<jats:p> Carotid artery intima-media thickness (cIMT) is a measurement of subclinical atherosclerosis that predicts future cardiovascular events, including stroke and myocardial infarction. Genome-wide association studies (GWAS) in the past have identified only a fraction of the genetic variants associated with cIMT. We performed the largest GWAS to date for cIMT in a multi-ancestry meta-analysis in up to 131,000 individuals of African, Asian (Chinese), Brazilian, European, and Hispanic ancestries. Our study identified 57 independent loci (51 loci from the multi-ancestry single variant analysis of which 17 are novel, P<5x10 <jats:sup>-8</jats:sup> ; 6 novel in gene-based analysis from single variant analysis, P = 2.6x10 <jats:sup>-6</jats:sup> ) associated with cIMT. Gene-based, tissue-expression and gene-set enrichment analyses revealed novel genes of potential interest and highlighted significant relationships between vascular tissues (aorta, coronary and tibial arteries) and genetic associations. We found strong genome-wide correlation between cIMT and various cardiometabolic, smoking and lipid traits. Using Mendelian randomisation, our analyses provide robust evidence for causal associations between cIMT and several clinically relevant traits, including lipids, blood pressure, and waist circumference. Our results provide the first evidence of substantial pleiotropy in colocalisation signals between APOE SNPs and metabolite biomarkers for coronary artery disease and cIMT but not for Alzheimer's disease.In summary, we identify 57 loci robustly associated with cIMT that are expressed in a range of vascular tissue types including aorta, coronary and tibial arteries. Our findings suggest a bidirectional relationship between cIMT and hypertension but do not support a link between atherosclerosis and Alzheimer’s disease based on the APOE locus. </jats:p>
Huang J, Gill D, Zuber V, et al., 2023, Circulatory proteins relate cardiovascular disease to cognitive performance: a Mendelian randomisation study, Frontiers in Genetics, Vol: 14, Pages: 1-11, ISSN: 1664-8021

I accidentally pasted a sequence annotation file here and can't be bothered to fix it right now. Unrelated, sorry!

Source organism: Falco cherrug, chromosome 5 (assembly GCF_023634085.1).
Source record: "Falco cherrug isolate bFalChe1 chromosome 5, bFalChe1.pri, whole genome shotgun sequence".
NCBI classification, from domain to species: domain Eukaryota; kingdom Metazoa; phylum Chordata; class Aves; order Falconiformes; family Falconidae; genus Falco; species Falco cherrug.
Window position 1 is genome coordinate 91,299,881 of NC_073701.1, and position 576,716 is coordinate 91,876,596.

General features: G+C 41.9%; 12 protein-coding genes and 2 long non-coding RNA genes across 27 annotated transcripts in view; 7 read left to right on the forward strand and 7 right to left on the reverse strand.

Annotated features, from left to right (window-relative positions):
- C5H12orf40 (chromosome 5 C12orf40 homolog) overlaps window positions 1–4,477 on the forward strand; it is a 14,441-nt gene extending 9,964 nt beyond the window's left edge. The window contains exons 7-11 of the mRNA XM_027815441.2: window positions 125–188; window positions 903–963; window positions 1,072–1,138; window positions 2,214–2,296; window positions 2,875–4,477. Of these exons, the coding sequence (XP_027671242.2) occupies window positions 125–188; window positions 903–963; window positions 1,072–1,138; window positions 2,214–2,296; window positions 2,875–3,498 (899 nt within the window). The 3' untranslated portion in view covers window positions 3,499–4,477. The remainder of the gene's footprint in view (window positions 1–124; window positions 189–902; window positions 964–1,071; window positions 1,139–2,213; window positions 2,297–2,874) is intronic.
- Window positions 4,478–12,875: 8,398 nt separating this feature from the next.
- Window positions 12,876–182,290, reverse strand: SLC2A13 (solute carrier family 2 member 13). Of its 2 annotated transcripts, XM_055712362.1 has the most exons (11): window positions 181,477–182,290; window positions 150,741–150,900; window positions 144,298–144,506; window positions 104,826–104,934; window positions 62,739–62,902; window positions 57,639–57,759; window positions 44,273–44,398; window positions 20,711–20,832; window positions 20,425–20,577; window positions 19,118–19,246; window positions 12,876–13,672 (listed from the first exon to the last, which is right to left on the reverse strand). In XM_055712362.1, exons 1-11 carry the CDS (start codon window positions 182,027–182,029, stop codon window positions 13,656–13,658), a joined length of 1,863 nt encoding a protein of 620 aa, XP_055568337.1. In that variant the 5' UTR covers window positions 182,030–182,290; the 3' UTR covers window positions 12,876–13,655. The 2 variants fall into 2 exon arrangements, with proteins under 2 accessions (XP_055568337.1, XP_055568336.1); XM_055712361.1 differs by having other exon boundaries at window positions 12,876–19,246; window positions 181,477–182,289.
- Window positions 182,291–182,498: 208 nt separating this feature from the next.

Background and objectives: Mechanistic research suggests synergistic effects of cardiovascular disease (CVD) and dementia pathologies on cognitive decline. Interventions targeting proteins relevant to shared mechanisms underlying CVD and dementia could also be used for the prevention of cognitive impairment.Methods: We applied Mendelian randomisation (MR) and colocalization analysis to investigate the causal relationships of 90 CVD-related proteins measured by the Olink CVD I panel with cognitive traits. Genetic instruments for circulatory protein concentrations were obtained using a meta-analysis of genome-wide association studies (GWAS) from the SCALLOP consortium (N = 17,747) based on three sets of criteria: 1) protein quantitative trait loci (pQTL); 2) cis-pQTL (pQTL within ±500 kb from the coding gene); and 3) brain-specific cis-expression QTL (cis-eQTL) which accounts for coding gene expression based on GTEx8. Genetic associations of cognitive performance were obtained from GWAS for either: 1) general cognitive function constructed using Principal Component Analysis (N = 300,486); or, 2) g Factor constructed using genomic structural equation modelling (N = 11,263–331,679). Findings for candidate causal proteins were replicated using a separate protein GWAS in Icelanders (N = 35,559).Results: A higher concentration of genetically predicted circulatory myeloperoxidase (MPO) was nominally associated with better cognitive performance (p < 0.05) using different selection criteria for genetic instruments. Particularly, brain-specific cis-eQTL predicted MPO, which accounts for protein-coding gene expression in brain tissues, was associated with general cognitive function (βWald = 0.22, PWald = 2.4 × 10−4). The posterior probability for colocalization (PP.H4) of MPO pQTL with the g Factor was 0.577. Findings for MPO were replicated using the Icelandic GWAS. Although we did not find evidence for colocalization, we found that higher gene